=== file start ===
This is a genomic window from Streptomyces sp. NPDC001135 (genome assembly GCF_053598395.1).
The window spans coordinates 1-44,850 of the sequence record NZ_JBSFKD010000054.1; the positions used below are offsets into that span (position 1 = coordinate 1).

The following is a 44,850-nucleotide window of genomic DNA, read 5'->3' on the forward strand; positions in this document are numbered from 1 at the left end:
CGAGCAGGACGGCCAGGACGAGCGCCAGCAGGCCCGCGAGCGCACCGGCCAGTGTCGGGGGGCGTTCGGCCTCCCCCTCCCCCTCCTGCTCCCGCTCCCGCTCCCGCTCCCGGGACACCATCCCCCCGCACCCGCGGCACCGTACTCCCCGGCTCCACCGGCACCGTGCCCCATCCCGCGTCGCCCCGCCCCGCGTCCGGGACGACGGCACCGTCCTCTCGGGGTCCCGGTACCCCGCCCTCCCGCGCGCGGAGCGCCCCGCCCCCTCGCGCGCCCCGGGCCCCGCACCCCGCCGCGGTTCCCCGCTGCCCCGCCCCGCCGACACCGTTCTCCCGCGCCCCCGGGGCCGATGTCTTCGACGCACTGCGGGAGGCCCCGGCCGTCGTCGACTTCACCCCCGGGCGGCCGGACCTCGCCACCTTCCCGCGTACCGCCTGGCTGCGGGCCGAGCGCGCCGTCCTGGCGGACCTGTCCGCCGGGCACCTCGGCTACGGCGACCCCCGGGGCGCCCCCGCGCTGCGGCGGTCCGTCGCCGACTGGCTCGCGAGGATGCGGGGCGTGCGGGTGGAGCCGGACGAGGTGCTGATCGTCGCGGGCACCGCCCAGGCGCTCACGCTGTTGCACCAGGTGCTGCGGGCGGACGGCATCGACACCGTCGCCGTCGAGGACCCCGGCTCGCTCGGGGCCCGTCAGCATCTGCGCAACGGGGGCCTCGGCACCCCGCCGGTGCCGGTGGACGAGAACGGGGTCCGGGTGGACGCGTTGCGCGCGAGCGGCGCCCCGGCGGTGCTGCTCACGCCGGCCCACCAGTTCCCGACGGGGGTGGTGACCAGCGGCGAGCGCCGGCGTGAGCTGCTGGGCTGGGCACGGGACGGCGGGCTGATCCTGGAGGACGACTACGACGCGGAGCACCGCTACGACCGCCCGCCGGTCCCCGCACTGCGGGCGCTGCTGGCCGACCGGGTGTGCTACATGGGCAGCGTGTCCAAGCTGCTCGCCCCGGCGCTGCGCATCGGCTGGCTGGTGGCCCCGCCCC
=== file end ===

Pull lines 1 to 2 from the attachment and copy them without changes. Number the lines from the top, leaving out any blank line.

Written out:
This is a genomic window from Streptomyces sp. NPDC001135 (genome assembly GCF_053598395.1).
The window spans coordinates 1-44,850 of the sequence record NZ_JBSFKD010000054.1; the positions used below are offsets into that span (position 1 = coordinate 1).